[Review] - Game Of Thrones, Season 4 Episode 6, "The Laws of Gods and Men"

Courtesy of HBO.
So, apparently, the rule of law in Westeros is "guilty until proven so." There is no expectation of defense and no opportunity to do so either. Tyrion finally sees how stacked the deck is against him, and how completely screwed he is. And instead of using his guile to get himself out of it, he stood tall, looked the lion in the frothing jaws, and bit back. And it might have been the most impressive thing the show has done in a great long while.

Hit the jump for the brief review, which contains spoilers that wish they were the monster you think they are.

Before I touch on the good stuff, I wanted to take a moment and voice my concern. While I'll avoid any spoilers from the books, I am growing incredibly concerned with the direction the show is taking in some quarters, in relation to the story from the novels. Some characters simply have more to do than others. Tyrion, for example. Others do not. In some cases, like Jon and Bran, the writers have developed wonderful, original stories to get them through the season, which add to, but don't distract from their established storyline.

Others have not been so lucky. Others, especially those whose stories in the novels were already artificially inflated in the novels, have not been gifted with something new, and crucially, interesting to do. Instead, for a handful of characters, the writers have seen fit to simply fast forward into the next set of novels. This will cause problems later on down the line. Anyone who hasn't read the novels will be oblivious to the mounting problems that will present themselves sooner rather than later, but book readers are starting toget the jitters.

Brienne's story has skipped ahead significantly. As has Theon and Yara's. But none so wildly and recklessly as Dany's. To give the non reading public an idea of my agitation, the siege of Meereen should have been drawn out over at least two episodes, though more comfortably at three. Her finally taking the city should have occurred much closer to the end of the season, along with a significant emotional arc that the writers haven't touched on at all, yet is of the utmost importance. Her current story, the rule of Meereen, expended in a handful of episodes, should have made up the bulk of her plot next season. And in the end, the reason for this necessary escalation is a direct result of the pig-headed instance that she appear in every episode.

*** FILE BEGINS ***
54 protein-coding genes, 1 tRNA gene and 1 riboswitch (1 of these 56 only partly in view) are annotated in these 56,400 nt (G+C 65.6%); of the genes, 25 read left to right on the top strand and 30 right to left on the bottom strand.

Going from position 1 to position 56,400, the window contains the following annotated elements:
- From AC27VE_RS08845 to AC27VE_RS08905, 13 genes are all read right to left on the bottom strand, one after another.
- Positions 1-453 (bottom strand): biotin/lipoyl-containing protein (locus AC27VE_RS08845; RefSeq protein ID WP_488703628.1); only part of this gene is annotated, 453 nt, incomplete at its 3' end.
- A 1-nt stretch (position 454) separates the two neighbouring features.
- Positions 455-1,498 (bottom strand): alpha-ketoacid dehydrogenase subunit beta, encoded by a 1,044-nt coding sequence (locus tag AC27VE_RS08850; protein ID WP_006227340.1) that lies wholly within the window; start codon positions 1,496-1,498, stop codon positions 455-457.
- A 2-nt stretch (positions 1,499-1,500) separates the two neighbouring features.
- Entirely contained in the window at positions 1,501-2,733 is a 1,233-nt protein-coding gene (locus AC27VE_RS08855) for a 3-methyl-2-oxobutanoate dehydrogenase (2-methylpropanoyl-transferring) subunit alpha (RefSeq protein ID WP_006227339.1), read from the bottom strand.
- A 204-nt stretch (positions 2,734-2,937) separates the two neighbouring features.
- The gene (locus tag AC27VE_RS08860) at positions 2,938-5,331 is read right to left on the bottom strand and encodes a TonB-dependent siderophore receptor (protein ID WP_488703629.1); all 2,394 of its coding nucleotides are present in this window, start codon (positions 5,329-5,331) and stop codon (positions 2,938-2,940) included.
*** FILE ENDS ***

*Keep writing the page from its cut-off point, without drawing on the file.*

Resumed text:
Like Tyrion a season ago, the idea that there is one character who must appear every week is detrimental to the show as a larger entity. Which has been a problem since the beginning. With so many story lines to juggle, the writers have exhibited difficulty in striking a balance. Individual scenes are marvelous, the sum is less than the parts, and occasionally smacks of impatience. What is most peculiar is how some characters are seemingly immune to this behaviour. Arya has only appeared sporadically, and sometimes I forget that Bran is still on the show. Why are the writes content leaving some characters to get about their own business, while others spin their wheels on screen week after week.

The show works best when it plants its feet and focuses. Now, this usually also means that something is going to explode or someone is going to die, but occasionally it just means that some damned good storytelling is going to happen. For instance, this week, a solid half of the episode focused on the Trail of Tyrion Lannister, and it was glorious. In fact, aside from Dany's brief bit, only three plots were dealt with here. Stannis and Davos ventured to Braavos, giving us the first look at the free city and introduced us to Mark Gatiss' iron banker. Davos scenes remain my favourite, if only because Liam Cunningham seems to be having so much more fun then everyone else (that, and he's one of the few allowed to have fun in character). Then there was some stuff with Theon, mostly meant to remind us how much of a pleasure Ramsey is as a clear cut villain.

But mostly, it was Tyrion, and the effects of his trail (which, again, I expected to take at least two episodes to play out). If gifted us with great scenes from Jamie and Tywin (not hard to do, admittedly), and what everyone is in agreement is an Emmy worthy scene from Dinklage. But for me the highlight was Varys. He's rarely given extended attention, but when he is, it reminds us that he might well be the most complex and interesting character on the show. His motivations are simple, but his methods are beyond investigation. He plays all sides while keeping his true intentions completely veiled. As he says, he only reveals himself to those he trusts, such as the budding relationship he had with Tyrion, but just as easily turns on a friend if it suits his end game.
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About MR. Clark

Adopting the descriptor of "successfully unpublished author", MR. Clark began writing things on the internet in 2012, which he believed to be an entirely reputable and civilized place to find and deliver information. He regrets much.


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